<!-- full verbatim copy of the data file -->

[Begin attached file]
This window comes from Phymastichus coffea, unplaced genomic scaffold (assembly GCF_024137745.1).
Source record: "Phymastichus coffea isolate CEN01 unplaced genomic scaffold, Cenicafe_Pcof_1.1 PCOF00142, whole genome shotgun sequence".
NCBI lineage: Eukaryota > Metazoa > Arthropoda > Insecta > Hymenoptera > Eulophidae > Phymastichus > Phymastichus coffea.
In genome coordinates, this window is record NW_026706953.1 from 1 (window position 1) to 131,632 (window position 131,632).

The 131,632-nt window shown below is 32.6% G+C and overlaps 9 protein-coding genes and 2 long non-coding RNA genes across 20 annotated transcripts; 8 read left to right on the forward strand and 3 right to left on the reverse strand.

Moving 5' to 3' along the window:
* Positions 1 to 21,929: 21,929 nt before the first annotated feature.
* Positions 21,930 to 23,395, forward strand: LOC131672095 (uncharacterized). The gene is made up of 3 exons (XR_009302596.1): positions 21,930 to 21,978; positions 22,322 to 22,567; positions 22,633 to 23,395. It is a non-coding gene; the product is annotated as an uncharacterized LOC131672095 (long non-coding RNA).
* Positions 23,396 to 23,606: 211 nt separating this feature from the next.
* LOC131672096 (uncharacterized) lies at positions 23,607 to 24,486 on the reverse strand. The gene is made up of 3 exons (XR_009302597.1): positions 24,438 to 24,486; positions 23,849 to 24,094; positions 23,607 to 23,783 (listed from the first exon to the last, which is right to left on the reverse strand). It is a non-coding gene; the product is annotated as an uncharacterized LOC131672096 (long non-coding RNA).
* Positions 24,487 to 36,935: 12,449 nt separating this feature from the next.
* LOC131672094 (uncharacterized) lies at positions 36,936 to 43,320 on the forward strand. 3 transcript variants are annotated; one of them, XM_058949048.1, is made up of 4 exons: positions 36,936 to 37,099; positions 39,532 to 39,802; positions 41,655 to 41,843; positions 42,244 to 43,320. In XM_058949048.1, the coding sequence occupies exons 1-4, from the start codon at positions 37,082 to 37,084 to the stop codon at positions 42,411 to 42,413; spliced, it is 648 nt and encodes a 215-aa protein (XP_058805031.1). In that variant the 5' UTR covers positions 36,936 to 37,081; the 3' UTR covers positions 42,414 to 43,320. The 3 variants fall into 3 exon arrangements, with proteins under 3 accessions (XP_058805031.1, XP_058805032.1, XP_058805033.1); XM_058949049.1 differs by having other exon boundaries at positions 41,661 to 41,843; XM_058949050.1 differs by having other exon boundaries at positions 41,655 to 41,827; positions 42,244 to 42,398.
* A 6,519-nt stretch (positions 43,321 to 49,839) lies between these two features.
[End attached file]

This window comes from Phymastichus coffea, unplaced genomic scaffold (assembly GCF_024137745.1).
Source record: "Phymastichus coffea isolate CEN01 unplaced genomic scaffold, Cenicafe_Pcof_1.1 PCOF00142, whole genome shotgun sequence".
NCBI lineage: Eukaryota > Metazoa > Arthropoda > Insecta > Hymenoptera > Eulophidae > Phymastichus > Phymastichus coffea.
In genome coordinates, this window is record NW_026706953.1 from 1 (window position 1) to 131,632 (window position 131,632).

The 131,632-nt window shown below is 32.6% G+C and overlaps 9 protein-coding genes and 2 long non-coding RNA genes across 20 annotated transcripts; 8 read left to right on the forward strand and 3 right to left on the reverse strand.

Moving 5' to 3' along the window:
* Positions 1 to 21,929: 21,929 nt before the first annotated feature.
* Positions 21,930 to 23,395, forward strand: LOC131672095 (uncharacterized). The gene is made up of 3 exons (XR_009302596.1): positions 21,930 to 21,978; positions 22,322 to 22,567; positions 22,633 to 23,395. It is a non-coding gene; the product is annotated as an uncharacterized LOC131672095 (long non-coding RNA).
* Positions 23,396 to 23,606: 211 nt separating this feature from the next.
* LOC131672096 (uncharacterized) lies at positions 23,607 to 24,486 on the reverse strand. The gene is made up of 3 exons (XR_009302597.1): positions 24,438 to 24,486; positions 23,849 to 24,094; positions 23,607 to 23,783 (listed from the first exon to the last, which is right to left on the reverse strand). It is a non-coding gene; the product is annotated as an uncharacterized LOC131672096 (long non-coding RNA).
* Positions 24,487 to 36,935: 12,449 nt separating this feature from the next.
* LOC131672094 (uncharacterized) lies at positions 36,936 to 43,320 on the forward strand. 3 transcript variants are annotated; one of them, XM_058949048.1, is made up of 4 exons: positions 36,936 to 37,099; positions 39,532 to 39,802; positions 41,655 to 41,843; positions 42,244 to 43,320. In XM_058949048.1, the coding sequence occupies exons 1-4, from the start codon at positions 37,082 to 37,084 to the stop codon at positions 42,411 to 42,413; spliced, it is 648 nt and encodes a 215-aa protein (XP_058805031.1). In that variant the 5' UTR covers positions 36,936 to 37,081; the 3' UTR covers positions 42,414 to 43,320. The 3 variants fall into 3 exon arrangements, with proteins under 3 accessions (XP_058805031.1, XP_058805032.1, XP_058805033.1); XM_058949049.1 differs by having other exon boundaries at positions 41,661 to 41,843; XM_058949050.1 differs by having other exon boundaries at positions 41,655 to 41,827; positions 42,244 to 42,398.
* A 6,519-nt stretch (positions 43,321 to 49,839) lies between these two features.